The only time I ever needed to jump my old DRZ was when I first got it before I put the kick starter on it, never had an issue with batteries dying after that annoyingly(?) enough lol I still hate that bike lolI put an Antigravity battery in my DRZ. The "self-jumping" capability takes care of this, in my mind. Only had to use it once, and it was at home, so hardly a real test. Not only does this keep me from carrying a jumper pack, the battery itself is astonishingly light.
I read that self-jumping bit and was like .I put an Antigravity battery in my DRZ. The "self-jumping" capability takes care of this, in my mind. Only had to use it once, and it was at home, so hardly a real test. Not only does this keep me from carrying a jumper pack, the battery itself is astonishingly light.
In my other vehicles I use one of those amazing "batteryless" capacitor-based jump starters, and they work well. It would be hard to beat the size of the one that 87warrior posted, though.
Edit: I'm a total noob. Going on my first adventure ride in a month, so take any of my advice with a chunk of salt.
It’s a bit of marketing fluff, but there’s real value in how it works. Lithium batteries can be computer controlled through a Battery Management System (BMS). This BMS has a low-voltage cutoff. So it simply shuts the battery down when it still has enough energy left in the battery to start the bike a couple more times. So, if you have a parasitic drain, it puts a hard stop on that power loss. Now your bike can get zero power off the battery. You push the button on top of the battery to tell it you need the power now, and presto, the bike starts up, and slowly starts charging the battery.
Good point. Many people have claimed that any amount of current applied to it will function the same as pushing the button. As in, pushing the bike and getting a very small engine bump will then reset the battery for the self-jumping, without disassembling to get to the battery, or without pushing the thing enough to get a traditional bump start.It's only "handy" if you can get to the battery without disassembling a large portion of the machine. At that point it's just as easy to use a jumper battery or, as I did install a pig-tail for easy access for both jumping & recharging.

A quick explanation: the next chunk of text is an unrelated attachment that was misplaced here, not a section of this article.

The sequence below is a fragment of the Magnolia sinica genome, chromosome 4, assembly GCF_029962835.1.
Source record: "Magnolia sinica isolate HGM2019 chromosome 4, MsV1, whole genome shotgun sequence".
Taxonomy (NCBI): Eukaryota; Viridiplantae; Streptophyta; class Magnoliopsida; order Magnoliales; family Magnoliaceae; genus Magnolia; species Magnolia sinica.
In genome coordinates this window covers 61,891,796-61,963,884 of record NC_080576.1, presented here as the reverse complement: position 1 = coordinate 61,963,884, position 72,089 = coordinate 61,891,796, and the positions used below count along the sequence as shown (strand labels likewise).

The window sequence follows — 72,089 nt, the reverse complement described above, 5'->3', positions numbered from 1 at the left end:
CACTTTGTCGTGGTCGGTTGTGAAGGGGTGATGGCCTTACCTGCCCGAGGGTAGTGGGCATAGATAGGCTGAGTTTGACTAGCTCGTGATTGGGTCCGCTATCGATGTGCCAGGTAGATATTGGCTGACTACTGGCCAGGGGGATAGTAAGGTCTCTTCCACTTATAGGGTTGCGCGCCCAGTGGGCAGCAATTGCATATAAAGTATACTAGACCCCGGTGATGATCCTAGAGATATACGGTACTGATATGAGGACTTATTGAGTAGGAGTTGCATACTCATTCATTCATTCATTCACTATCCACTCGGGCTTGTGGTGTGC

In person. I was leaving the warehouse we pull equipment from ( HVAC) and I saw another contractor with his hood up. Asked if he needed anything and he said no while yelling at his partner to hit the key. VroomInteresting. Was that a video or in person?
Same here. Granted, most of my experience is with AC voltage working with HVAC my whole life, but I can't see DC voltage making much of a difference in this regard. I suppose the drill battery is just dumping energy in to the pre-existing battery and the original battery cables on the vehicles are still the ones doing the heavy lifting.Surprising. I figured the current demand would've smoked the terminal or cheesy wire almost instantaneously.
Not bagging on this company, just using it as a comparison since it was linked to in this thread and I was too lazy to look elsewhere for a price comparison.I've got the Noco Boost, Noco Genius 5 Charger, and the CB007 cable with converter plug & love'em!
The Kymco AK550 eats batteries for breakfast and is the coldest cranking machine I've ever seen! She REALLY doesn't want to get up in the AM on cold winter daze. My mechanic installed the cable that ends up in the (R) glove box and the converter plug allows me to charge & repair the battery without taking off the whole front end. But, no, I don't carry the booster with me.
BTW, for Noco's site Click Here
That's kinda why I wanted to look in to this further. I figured many of us already have tool batteries that we use pretty often. Aside from saving money, it also cures the issue of your booster setup going dead from lack of use. I'm constantly charging and swapping out drill batteries so it's easy to be confident you've got a freshie on hand.Well Hell, I have stacks of 20V Batteries . Thank You for the info !!